The project comprises three complementary phases. For the first phase, 20 volunteers in Porto Santo will drive 14 Renault ZOEs and 6 Kangoo Z.E. electric vans around for their everyday use. These vehicles will be able to benefit from smart charging from 40 connected public and private EV charging locations set up by EEM and Renault on the island.
By the end of 2018, the test fleet will step up their interaction with the grid by providing it with electricity during peak hours. In addition to being smart charged, the electric vehicles will also serve as temporary energy storage units.
For the third phase, second-life batteries from Renault electric vehicles will be used to store the fluctuating supply of energy produced by Porto Santo's numerous solar and wind farms. The electricity is stored as soon as it is produced and this energy is recovered by the grid when needed to meet local demand. Some of these batteries come from Madeira Island. For the first time, Groupe Renault demonstrates real life repurposing of second-life EV batteries in a local ecosystem.
Close Collaboration with Industry Partners
Groupe Renault is extending beyond its role as a vehicle manufacturer to become a player in the smart electric and energy ecosystems, with the help of its industry partners. For the Porto Santo project, Groupe Renault has joined up with players from the energy sector including Bouygues Energies & Services, The Mobility House and ABB.
About the Smart Electric Ecosystem
Smart charging adjusts battery charging rates based on users' needs and the availability of electricity via the grid. Batteries are charged when supply exceeds demand, notably during renewable energy production peaks. Charging ceases when demand for electricity outstrips supply by the grid, thereby optimizing the supply of local renewable energy.
In the case of V2G charging, electric vehicles provide electricity to the grid during peak hours. In this way, not only do they benefit from the advantages of smart charging, but they will also serve as a means to store energy temporarily, similar to the concept of the Tesla Powerwall.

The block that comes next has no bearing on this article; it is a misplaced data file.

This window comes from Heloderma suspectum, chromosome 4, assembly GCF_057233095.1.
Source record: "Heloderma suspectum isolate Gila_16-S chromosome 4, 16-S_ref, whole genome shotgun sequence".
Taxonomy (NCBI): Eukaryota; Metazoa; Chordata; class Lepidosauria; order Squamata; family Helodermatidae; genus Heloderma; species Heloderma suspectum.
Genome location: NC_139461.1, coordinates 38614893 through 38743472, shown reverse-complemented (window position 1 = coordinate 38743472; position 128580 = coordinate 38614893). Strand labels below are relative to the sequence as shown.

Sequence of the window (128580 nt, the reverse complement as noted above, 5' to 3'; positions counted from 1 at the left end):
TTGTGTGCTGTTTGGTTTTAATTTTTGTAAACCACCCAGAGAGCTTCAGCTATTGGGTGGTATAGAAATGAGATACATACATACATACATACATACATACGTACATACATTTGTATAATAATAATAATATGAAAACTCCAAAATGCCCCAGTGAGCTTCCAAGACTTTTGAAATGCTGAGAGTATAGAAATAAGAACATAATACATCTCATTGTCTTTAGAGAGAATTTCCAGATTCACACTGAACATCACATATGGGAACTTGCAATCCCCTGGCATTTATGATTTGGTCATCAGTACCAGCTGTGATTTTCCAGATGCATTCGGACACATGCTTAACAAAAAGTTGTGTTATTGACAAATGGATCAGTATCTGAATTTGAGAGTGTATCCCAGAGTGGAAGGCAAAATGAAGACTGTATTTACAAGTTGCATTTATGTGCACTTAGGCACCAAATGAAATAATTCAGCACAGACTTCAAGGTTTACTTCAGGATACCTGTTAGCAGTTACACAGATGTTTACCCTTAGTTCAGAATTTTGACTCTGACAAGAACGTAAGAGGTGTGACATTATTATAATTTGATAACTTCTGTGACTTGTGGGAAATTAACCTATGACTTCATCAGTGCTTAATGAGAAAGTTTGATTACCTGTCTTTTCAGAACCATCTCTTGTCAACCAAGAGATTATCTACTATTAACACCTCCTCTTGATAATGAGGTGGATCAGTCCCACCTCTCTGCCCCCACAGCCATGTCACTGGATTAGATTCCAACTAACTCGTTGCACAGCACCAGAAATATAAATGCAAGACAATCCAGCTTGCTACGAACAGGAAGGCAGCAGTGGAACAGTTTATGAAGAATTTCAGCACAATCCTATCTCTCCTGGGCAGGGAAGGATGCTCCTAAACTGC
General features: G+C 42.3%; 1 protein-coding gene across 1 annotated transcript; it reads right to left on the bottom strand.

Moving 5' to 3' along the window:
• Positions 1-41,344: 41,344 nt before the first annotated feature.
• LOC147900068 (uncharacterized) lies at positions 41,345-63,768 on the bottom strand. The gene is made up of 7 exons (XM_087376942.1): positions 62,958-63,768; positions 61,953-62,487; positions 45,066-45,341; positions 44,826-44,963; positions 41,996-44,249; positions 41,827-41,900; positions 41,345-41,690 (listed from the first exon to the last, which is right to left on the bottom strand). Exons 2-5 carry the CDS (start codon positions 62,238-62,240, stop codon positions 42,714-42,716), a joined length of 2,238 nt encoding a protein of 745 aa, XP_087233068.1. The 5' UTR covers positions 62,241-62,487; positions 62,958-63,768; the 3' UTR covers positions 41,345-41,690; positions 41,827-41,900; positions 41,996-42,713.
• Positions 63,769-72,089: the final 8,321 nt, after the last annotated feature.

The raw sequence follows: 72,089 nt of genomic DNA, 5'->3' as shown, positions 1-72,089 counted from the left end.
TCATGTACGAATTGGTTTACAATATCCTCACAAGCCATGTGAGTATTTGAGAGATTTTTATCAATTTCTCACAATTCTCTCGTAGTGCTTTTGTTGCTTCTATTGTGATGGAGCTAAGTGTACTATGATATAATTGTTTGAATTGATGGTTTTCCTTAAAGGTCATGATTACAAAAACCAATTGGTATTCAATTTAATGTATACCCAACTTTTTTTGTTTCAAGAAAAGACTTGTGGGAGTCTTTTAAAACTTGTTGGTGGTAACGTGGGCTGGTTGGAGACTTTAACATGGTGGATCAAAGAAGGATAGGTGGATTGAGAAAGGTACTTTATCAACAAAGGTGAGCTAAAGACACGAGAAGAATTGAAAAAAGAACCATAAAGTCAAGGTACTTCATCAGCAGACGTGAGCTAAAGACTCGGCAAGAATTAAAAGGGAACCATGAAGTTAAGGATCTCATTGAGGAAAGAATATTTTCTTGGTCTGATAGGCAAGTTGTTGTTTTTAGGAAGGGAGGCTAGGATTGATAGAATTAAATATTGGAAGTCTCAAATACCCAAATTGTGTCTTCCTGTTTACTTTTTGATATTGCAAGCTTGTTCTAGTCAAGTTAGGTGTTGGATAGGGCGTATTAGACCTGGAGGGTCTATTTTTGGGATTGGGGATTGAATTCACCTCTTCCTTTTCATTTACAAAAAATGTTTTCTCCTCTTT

Once the EV batteries are no longer a viable power source for electric vehicles, these batteries are still capable of storing a significant amount of energy. Renault is able to harness this energy in less demanding environments, notably for the purposes of stationary energy storage. By giving batteries a second lease of life, Renault is today able to cover the full spectrum of energy storage needs, from individual homes to office buildings, to the charging of electric vehicles.
Originally from New Jersey, Eric is a automotive & technology reporter covering the high-tech industry in Silicon Valley. Eric has over 15 years of automotive experience and a bachelors degree in computer science. These skills, combined with technical writing and news reporting, allows him to fully understand and identify new and innovative technologies in the auto industry and beyond. He has worked at Uber on self-driving cars and as a technical writer, helping people to understand and work with technology. Outside of work, Eric likes to travel to new places, play guitar, and explore the outdoors.